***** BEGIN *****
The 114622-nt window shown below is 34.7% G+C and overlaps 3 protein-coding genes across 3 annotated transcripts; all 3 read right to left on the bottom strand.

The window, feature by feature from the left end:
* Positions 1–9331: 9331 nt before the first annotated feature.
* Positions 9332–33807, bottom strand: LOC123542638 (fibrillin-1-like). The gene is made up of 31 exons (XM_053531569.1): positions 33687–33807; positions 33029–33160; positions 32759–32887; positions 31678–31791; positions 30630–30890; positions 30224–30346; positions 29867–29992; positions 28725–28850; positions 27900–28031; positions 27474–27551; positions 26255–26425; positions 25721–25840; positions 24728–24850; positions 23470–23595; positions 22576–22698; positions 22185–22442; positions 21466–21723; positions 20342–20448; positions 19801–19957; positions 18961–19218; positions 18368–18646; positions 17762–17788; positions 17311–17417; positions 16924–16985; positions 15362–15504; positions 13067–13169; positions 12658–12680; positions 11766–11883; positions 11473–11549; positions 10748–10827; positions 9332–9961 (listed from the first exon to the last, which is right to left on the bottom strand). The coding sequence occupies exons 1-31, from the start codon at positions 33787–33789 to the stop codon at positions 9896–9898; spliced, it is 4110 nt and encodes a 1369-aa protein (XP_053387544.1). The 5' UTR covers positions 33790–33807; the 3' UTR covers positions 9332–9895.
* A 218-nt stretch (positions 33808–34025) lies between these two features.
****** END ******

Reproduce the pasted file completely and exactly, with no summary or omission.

The 114622-nt window shown below is 34.7% G+C and overlaps 3 protein-coding genes across 3 annotated transcripts; all 3 read right to left on the bottom strand.

The window, feature by feature from the left end:
* Positions 1–9331: 9331 nt before the first annotated feature.
* Positions 9332–33807, bottom strand: LOC123542638 (fibrillin-1-like). The gene is made up of 31 exons (XM_053531569.1): positions 33687–33807; positions 33029–33160; positions 32759–32887; positions 31678–31791; positions 30630–30890; positions 30224–30346; positions 29867–29992; positions 28725–28850; positions 27900–28031; positions 27474–27551; positions 26255–26425; positions 25721–25840; positions 24728–24850; positions 23470–23595; positions 22576–22698; positions 22185–22442; positions 21466–21723; positions 20342–20448; positions 19801–19957; positions 18961–19218; positions 18368–18646; positions 17762–17788; positions 17311–17417; positions 16924–16985; positions 15362–15504; positions 13067–13169; positions 12658–12680; positions 11766–11883; positions 11473–11549; positions 10748–10827; positions 9332–9961 (listed from the first exon to the last, which is right to left on the bottom strand). The coding sequence occupies exons 1-31, from the start codon at positions 33787–33789 to the stop codon at positions 9896–9898; spliced, it is 4110 nt and encodes a 1369-aa protein (XP_053387544.1). The 5' UTR covers positions 33790–33807; the 3' UTR covers positions 9332–9895.
* A 218-nt stretch (positions 33808–34025) lies between these two features.